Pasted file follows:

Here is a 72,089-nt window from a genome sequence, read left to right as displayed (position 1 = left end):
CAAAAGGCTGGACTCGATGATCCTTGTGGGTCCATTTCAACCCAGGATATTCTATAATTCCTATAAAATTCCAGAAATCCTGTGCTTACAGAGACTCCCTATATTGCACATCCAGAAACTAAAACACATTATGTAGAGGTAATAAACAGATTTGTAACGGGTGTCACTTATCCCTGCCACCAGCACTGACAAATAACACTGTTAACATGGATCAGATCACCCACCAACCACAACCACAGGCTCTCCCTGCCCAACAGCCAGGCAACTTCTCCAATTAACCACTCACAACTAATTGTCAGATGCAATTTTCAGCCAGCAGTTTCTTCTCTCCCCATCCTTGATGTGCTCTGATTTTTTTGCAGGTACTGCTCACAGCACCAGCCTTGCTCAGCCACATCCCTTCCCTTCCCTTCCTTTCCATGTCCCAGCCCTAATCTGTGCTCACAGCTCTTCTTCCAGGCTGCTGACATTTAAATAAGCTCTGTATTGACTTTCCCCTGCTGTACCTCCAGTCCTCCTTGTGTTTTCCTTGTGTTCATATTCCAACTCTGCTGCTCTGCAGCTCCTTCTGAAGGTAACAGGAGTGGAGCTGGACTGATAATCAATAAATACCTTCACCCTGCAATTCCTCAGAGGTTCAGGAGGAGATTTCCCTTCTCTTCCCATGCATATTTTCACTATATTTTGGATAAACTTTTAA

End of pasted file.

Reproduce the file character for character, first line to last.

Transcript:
Here is a 72,089-nt window from a genome sequence, read left to right as displayed (position 1 = left end):
CAAAAGGCTGGACTCGATGATCCTTGTGGGTCCATTTCAACCCAGGATATTCTATAATTCCTATAAAATTCCAGAAATCCTGTGCTTACAGAGACTCCCTATATTGCACATCCAGAAACTAAAACACATTATGTAGAGGTAATAAACAGATTTGTAACGGGTGTCACTTATCCCTGCCACCAGCACTGACAAATAACACTGTTAACATGGATCAGATCACCCACCAACCACAACCACAGGCTCTCCCTGCCCAACAGCCAGGCAACTTCTCCAATTAACCACTCACAACTAATTGTCAGATGCAATTTTCAGCCAGCAGTTTCTTCTCTCCCCATCCTTGATGTGCTCTGATTTTTTTGCAGGTACTGCTCACAGCACCAGCCTTGCTCAGCCACATCCCTTCCCTTCCCTTCCTTTCCATGTCCCAGCCCTAATCTGTGCTCACAGCTCTTCTTCCAGGCTGCTGACATTTAAATAAGCTCTGTATTGACTTTCCCCTGCTGTACCTCCAGTCCTCCTTGTGTTTTCCTTGTGTTCATATTCCAACTCTGCTGCTCTGCAGCTCCTTCTGAAGGTAACAGGAGTGGAGCTGGACTGATAATCAATAAATACCTTCACCCTGCAATTCCTCAGAGGTTCAGGAGGAGATTTCCCTTCTCTTCCCATGCATATTTTCACTATATTTTGGATAAACTTTTAA